The galaxy is awash in potentially habitable planets, and next-generation telescopes are gearing up to scan the atmospheres of these alien worlds, looking for hints of life-friendly conditions. But in a twist, a team of scientists used computer simulations to find out what might kill off some of these promising planets, and the results show that not every whiff of life will be a sure-fire hit.
Scientists in Germany started with a model of an Earth-like world entirely covered by oceans. The team then used global climate models to see what happens when the amount of carbon dioxide in the air rises.
The simulations showed that at a certain point, the planet's climate becomes unstable and shifts to a state called a moist greenhouse, with temperatures above 134 degrees Fahrenheit.
Like a dehydrated human in a steam bath, one of the consequences of this sweltering state is water loss. To start, the heat triggers changes in the atmospheric layers that allow water vapor to mix higher up. That means more ultraviolet light from the sun can hit the water molecules, breaking them up into hydrogen and oxygen. The oxygen atoms recombine, while the hydrogen escapes to space.
"At that point, you will be in a state where you start losing water at a quick rate," says study leader Max Popp of the Max Planck Institute for Meteorology.
After several million years, all the water on the planet would evaporate away, the team reports this week in Nature Communications. If the water world started out with an atmosphere like Earth's—mostly nitrogen with a smaller portion of oxygen and trace gases—the end result would be a dry world with a mostly nitrogen atmosphere.
The study suggests that finding water—or even oxygen—in a far-flung planet's atmosphere doesn't necessarily mean it is hospitable to life. For example, a planet in a moist greenhouse state might generate a lot of oxygen as the water vapor breaks apart, not because of any living things producing the gas, says James Kasting, a professor of planetary science at Penn State University who reviewed the paper for publication.
The model also showed that CO2 is a really efficient greenhouse gas, more so than many scientists had assumed, Popp says. Once a planet gets into a moist greenhouse state, it's hard to go back. Even cutting the CO2 concentration in half doesn't cool the planet much once the steamy conditions have taken over.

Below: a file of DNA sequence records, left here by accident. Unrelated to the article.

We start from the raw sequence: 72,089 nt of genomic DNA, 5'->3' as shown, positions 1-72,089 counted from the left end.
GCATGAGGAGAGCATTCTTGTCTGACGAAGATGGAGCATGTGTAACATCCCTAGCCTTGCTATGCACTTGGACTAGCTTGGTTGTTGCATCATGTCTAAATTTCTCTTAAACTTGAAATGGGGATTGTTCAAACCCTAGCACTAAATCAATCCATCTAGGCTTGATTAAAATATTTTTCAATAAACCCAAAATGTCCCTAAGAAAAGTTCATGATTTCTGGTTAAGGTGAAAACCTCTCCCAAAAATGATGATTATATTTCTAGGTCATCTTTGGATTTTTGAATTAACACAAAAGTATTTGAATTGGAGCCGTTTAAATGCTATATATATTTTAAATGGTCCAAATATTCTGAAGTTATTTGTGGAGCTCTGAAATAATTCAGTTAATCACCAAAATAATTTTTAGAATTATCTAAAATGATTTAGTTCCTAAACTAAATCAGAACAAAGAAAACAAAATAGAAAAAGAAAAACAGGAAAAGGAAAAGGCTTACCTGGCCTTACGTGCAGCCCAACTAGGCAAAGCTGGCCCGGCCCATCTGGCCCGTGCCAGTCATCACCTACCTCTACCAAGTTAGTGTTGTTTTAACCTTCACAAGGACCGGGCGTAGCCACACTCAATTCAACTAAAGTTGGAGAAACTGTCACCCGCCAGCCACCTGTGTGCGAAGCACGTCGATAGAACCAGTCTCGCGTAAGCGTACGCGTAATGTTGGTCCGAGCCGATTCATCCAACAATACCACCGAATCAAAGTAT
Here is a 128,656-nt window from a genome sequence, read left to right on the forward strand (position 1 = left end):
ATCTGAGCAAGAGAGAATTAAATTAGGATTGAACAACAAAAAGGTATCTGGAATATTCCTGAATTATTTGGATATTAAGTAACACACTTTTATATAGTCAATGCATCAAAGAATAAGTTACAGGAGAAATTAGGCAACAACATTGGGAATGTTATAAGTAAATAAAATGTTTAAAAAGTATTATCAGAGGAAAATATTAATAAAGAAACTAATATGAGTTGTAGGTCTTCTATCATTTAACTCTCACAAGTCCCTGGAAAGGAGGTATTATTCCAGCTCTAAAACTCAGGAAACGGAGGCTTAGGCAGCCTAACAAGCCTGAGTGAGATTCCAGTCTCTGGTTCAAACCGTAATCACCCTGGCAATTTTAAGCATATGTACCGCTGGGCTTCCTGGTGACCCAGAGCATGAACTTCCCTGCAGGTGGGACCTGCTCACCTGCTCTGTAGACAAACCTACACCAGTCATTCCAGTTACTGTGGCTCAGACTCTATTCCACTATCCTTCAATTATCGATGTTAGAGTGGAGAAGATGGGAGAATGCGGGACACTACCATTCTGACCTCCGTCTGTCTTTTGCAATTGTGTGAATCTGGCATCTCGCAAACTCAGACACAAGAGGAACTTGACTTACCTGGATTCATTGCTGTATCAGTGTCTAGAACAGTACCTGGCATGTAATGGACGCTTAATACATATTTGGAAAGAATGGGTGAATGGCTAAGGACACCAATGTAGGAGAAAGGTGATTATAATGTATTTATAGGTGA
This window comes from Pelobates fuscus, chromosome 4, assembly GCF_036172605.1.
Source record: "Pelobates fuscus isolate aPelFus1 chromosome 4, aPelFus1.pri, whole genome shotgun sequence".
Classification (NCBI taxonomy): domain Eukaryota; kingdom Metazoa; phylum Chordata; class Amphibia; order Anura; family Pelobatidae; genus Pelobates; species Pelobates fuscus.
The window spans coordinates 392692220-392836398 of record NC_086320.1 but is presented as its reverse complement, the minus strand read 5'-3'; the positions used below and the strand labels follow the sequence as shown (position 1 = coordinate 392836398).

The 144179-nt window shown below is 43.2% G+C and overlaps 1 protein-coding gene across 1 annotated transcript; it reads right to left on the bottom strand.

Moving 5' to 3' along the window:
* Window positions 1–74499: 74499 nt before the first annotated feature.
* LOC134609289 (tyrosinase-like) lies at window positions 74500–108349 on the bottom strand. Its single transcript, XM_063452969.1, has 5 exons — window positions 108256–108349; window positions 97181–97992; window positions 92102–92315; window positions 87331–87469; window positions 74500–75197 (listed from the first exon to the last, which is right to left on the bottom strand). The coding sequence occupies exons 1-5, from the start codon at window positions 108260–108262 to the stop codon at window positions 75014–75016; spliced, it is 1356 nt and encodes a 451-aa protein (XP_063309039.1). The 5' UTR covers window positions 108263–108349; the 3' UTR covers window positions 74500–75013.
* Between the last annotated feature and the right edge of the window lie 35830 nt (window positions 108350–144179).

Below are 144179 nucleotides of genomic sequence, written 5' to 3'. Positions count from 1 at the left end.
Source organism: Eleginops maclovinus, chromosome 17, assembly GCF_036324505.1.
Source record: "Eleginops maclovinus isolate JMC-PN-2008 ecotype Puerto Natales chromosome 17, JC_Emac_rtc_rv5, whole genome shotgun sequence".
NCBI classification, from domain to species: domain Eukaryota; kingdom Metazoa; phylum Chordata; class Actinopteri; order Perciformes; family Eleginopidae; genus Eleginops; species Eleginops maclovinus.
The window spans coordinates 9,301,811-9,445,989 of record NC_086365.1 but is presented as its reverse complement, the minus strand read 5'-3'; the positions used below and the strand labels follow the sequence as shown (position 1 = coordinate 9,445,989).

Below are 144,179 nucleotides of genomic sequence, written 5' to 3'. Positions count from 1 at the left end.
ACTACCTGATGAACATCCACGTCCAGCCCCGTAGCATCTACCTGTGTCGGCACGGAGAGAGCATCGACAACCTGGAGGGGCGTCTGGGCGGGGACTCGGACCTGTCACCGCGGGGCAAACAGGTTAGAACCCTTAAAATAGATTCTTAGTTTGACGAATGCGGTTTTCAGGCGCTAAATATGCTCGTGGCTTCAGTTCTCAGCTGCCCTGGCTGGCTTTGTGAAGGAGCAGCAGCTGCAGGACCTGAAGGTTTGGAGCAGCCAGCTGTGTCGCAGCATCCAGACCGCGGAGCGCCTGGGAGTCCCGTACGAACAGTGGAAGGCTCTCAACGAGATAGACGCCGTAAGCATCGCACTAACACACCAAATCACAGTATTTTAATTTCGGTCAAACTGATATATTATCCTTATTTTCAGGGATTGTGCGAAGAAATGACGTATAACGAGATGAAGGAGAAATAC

The reason is the clouds. Scientists had thought that water vapor would retain heat more efficiently than CO2, but clouds alter this situation and allow CO2 to be the better heat-trapper.
While this all sounds dire in an age of rising CO2 levels on Earth, Popp stresses that these simulations don't apply to our planet. The initial global average temperature used for this study was 10.8 degrees Fahrenheit warmer than Earth today. To get to that temperature, you'd have to push the concentration of carbon dioxide roughly four times higher than it is now, perhaps more.
The simulations also weren't done with a truly realistic planet. The idealized model assumes that this planet is in a perfectly circular orbit, that it lies at the same distance Earth is from the sun and that it spins at about the same rate but is not tilted on its axis. The researchers assumed there were no ocean currents, no continents and no ice caps, and their global ocean is just 164 feet deep.
This is in part because of the computing power required, but also so the team could more clearly see the dynamics and feedbacks involved. They did include the effects of clouds and the pressure of water vapor in the air, and they treated water as a major constituent of the atmosphere, something previous studies left out, Kasting says.
The work offers some insight into Earth's sister planet, Venus, which started with roughly the same raw materials but lost its water early on. One key difference, though, is that early Venus was likely even hotter than their virtual starter world. "Venus had 35 or 40 percent higher solar radiation than Earth does now," Popp says. The planet might have been a moist greenhouse, but not for long, he says, and it may well never have had oceans.
Kasting agrees, adding that over the last decade or so the consensus has settled around the theory that Venus was still covered in a largely molten surface when the planet started losing its water.
One thing this study does, Kasting says, is help define the inner edge of the habitable zone, the region around a star where a planet should be able to host liquid water on its surface. Simulations like this help define how big a role atmospheric composition may play and show what the possibilities are.
"Do you go directly to runaway greenhouse or end up in a moist greenhouse?" he says. Direct imaging of exoplanets—something that is still in the future for Earth-sized worlds—might one day help answer this question with hard data on a real planet's steamy qualities.